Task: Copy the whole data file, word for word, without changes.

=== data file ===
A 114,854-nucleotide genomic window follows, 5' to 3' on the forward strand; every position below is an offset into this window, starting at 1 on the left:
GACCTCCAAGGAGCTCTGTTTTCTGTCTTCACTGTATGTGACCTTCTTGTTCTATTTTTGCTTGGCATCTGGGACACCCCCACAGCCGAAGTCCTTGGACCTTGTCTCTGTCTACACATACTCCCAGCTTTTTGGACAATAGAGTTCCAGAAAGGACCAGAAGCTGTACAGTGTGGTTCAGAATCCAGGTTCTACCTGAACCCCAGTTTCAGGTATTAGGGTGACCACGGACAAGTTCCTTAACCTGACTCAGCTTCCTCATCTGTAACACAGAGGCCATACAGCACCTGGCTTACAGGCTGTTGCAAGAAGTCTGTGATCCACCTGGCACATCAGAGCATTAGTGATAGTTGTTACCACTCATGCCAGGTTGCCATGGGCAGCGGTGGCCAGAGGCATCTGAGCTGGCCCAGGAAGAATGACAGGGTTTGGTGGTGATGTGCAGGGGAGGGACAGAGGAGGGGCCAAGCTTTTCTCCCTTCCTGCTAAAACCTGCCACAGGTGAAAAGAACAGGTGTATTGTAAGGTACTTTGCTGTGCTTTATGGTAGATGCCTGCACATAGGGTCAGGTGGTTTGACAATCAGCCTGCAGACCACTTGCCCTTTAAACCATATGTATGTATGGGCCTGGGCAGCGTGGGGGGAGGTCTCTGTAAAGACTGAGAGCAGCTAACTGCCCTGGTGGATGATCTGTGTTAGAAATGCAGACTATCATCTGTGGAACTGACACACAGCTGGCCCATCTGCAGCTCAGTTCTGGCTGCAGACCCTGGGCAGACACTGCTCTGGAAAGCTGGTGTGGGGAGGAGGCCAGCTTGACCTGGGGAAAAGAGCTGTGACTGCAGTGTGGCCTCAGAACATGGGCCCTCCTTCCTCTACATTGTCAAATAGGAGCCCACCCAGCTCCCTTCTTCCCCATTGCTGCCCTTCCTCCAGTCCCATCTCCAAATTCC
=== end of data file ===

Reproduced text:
A 114,854-nucleotide genomic window follows, 5' to 3' on the forward strand; every position below is an offset into this window, starting at 1 on the left:
GACCTCCAAGGAGCTCTGTTTTCTGTCTTCACTGTATGTGACCTTCTTGTTCTATTTTTGCTTGGCATCTGGGACACCCCCACAGCCGAAGTCCTTGGACCTTGTCTCTGTCTACACATACTCCCAGCTTTTTGGACAATAGAGTTCCAGAAAGGACCAGAAGCTGTACAGTGTGGTTCAGAATCCAGGTTCTACCTGAACCCCAGTTTCAGGTATTAGGGTGACCACGGACAAGTTCCTTAACCTGACTCAGCTTCCTCATCTGTAACACAGAGGCCATACAGCACCTGGCTTACAGGCTGTTGCAAGAAGTCTGTGATCCACCTGGCACATCAGAGCATTAGTGATAGTTGTTACCACTCATGCCAGGTTGCCATGGGCAGCGGTGGCCAGAGGCATCTGAGCTGGCCCAGGAAGAATGACAGGGTTTGGTGGTGATGTGCAGGGGAGGGACAGAGGAGGGGCCAAGCTTTTCTCCCTTCCTGCTAAAACCTGCCACAGGTGAAAAGAACAGGTGTATTGTAAGGTACTTTGCTGTGCTTTATGGTAGATGCCTGCACATAGGGTCAGGTGGTTTGACAATCAGCCTGCAGACCACTTGCCCTTTAAACCATATGTATGTATGGGCCTGGGCAGCGTGGGGGGAGGTCTCTGTAAAGACTGAGAGCAGCTAACTGCCCTGGTGGATGATCTGTGTTAGAAATGCAGACTATCATCTGTGGAACTGACACACAGCTGGCCCATCTGCAGCTCAGTTCTGGCTGCAGACCCTGGGCAGACACTGCTCTGGAAAGCTGGTGTGGGGAGGAGGCCAGCTTGACCTGGGGAAAAGAGCTGTGACTGCAGTGTGGCCTCAGAACATGGGCCCTCCTTCCTCTACATTGTCAAATAGGAGCCCACCCAGCTCCCTTCTTCCCCATTGCTGCCCTTCCTCCAGTCCCATCTCCAAATTCC